With no aircraft aboard, the hangar deck was bare exempt for the ship’s two motor launches and the Captain’s Gig aft. I started toward them and the stern explaining all aircraft had been flown ashore before entering port. Along the way I pointed out all water, fire-fighting (foam), and fuel lines to the fight deck. At the boats, I told SECNAV about capacities (reading off hull markings), about uses as for man overboard, portage between ships in an anchorage or to shore. Then followed with how they would be tethered to a boat boom when anchored off shore, and how rough rides were when the weather was bad. My ‘marathon of mouth” was a delaying action while I prayed for some sight of the Captain.
    Heading forward again, passages to compartments and ladders to upper and lower decks were pointed out. Then, the Captain’s legs appeared as he came down the ladder from his cabin in white uniform to the Quarter Deck. Finally, I led Secretary Mathews over and introduced the Captain to him.
    The Captain invited our surprise visitor to his cabin for coffee, advising the OOD to have the Chief Master-at-Arms to plan a tour of the ship that would pass through clean spaces and have side-boys and bosun ready for rendering proper honors when SECNAV departed. I returned to my duty station on the crew’s gangway with a sigh of relief. I thought my involvement was over when I directed my quartermaster on watch to tell the limo driver to park at the Quarter Deck gangway and come aboard for coffee and a place to wait.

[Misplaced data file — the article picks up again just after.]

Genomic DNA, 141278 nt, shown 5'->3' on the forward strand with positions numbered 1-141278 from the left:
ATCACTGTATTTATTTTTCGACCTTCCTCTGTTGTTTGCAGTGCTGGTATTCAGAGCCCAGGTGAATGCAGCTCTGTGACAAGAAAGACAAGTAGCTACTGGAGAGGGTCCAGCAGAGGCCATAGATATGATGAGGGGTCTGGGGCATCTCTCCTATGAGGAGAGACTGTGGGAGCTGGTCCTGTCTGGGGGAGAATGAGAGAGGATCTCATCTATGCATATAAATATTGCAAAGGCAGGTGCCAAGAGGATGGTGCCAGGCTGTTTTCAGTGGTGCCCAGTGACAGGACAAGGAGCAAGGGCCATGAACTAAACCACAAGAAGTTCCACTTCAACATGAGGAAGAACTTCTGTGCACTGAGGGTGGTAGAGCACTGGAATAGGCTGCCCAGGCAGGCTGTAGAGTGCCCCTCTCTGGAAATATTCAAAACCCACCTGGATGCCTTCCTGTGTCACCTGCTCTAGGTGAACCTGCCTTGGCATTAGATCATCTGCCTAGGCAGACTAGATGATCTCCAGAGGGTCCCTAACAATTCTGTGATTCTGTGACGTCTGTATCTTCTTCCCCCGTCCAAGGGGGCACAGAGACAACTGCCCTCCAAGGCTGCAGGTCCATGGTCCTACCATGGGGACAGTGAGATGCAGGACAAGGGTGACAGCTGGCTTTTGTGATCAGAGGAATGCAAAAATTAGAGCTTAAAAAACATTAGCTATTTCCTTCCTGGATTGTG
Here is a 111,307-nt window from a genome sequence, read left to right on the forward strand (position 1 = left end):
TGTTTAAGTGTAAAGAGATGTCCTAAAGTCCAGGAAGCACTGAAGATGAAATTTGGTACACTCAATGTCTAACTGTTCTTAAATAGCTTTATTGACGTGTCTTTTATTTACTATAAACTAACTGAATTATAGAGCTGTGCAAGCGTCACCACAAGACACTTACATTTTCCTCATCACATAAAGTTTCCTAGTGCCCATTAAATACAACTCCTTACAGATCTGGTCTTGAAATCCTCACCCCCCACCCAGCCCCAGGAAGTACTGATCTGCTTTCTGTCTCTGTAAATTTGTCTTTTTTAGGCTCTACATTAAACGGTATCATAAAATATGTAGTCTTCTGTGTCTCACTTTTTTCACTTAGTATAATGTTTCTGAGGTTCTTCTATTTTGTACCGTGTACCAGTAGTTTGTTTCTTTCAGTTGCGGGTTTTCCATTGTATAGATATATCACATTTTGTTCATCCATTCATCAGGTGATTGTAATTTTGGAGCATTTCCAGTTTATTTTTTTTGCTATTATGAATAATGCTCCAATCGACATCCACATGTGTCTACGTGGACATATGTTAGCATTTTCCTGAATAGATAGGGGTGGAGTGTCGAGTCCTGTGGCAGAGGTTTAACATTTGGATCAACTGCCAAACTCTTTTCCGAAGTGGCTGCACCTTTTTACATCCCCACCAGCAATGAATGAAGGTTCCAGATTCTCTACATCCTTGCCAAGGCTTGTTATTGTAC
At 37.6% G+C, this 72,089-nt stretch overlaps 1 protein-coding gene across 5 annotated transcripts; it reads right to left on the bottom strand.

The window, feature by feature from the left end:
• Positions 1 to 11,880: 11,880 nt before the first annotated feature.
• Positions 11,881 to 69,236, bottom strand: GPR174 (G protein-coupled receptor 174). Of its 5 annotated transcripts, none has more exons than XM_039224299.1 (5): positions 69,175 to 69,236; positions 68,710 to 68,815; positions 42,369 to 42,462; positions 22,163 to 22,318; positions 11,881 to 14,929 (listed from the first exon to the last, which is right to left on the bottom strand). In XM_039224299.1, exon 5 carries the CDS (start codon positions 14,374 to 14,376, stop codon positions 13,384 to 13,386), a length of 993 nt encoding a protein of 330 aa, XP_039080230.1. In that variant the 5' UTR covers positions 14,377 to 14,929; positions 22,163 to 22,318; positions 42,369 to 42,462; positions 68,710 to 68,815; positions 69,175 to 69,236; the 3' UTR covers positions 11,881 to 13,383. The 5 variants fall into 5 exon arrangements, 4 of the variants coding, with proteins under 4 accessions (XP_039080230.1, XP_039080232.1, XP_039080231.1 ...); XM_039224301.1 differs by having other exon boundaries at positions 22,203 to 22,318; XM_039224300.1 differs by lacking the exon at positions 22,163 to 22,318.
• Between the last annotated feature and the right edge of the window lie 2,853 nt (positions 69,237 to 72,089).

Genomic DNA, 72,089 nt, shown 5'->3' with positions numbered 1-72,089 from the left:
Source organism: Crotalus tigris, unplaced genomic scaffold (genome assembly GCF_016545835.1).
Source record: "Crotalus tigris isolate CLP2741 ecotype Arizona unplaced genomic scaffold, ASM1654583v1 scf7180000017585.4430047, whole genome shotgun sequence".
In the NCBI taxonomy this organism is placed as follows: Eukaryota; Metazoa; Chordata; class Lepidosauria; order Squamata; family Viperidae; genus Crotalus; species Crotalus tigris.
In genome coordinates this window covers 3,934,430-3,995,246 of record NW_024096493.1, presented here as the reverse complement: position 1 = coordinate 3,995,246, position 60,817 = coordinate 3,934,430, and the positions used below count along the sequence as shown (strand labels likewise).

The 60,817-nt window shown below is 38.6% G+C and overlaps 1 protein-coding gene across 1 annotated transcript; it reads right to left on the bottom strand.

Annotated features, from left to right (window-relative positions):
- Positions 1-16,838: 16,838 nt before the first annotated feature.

Just before noon I was relieved as JOOD and was coming forward on the hangar deck headed for the JO Bunk Room. Passing the Quarterdeck SECNAV and the Captain were saying their farewells. SECNAV turned toward the gangway, the bosun started piping, side-boys and all within sight went to hand salute (including me), and Secretary Mathews stopped. Seeing me abreast the Quarter Deck, he walked over, shook my hand, and thanked me for letting him come aboard the ship. All the while the bosun was still piping with everyone saluting! How the bosun “recharged” his lungs remain a mystery to all, but he did! AND he continued piping until SECNAV had re-crossed the Quarter Deck, waved another goodbye to the Captain, passed down the side-boys, and went down the gangway! 
    The longest bosun’s piping in Navy history!! And, Secretary Mathews had had his first visit aboard a Navy ship.

  Red Tolbert                                                                              Posted: 21 January 2016
My Wives

Among old sayings in the Navy is the one most often used by chiefs to young enlisted sailors. 

“If the Navy wanted you to have a wife, they would have issued you one.”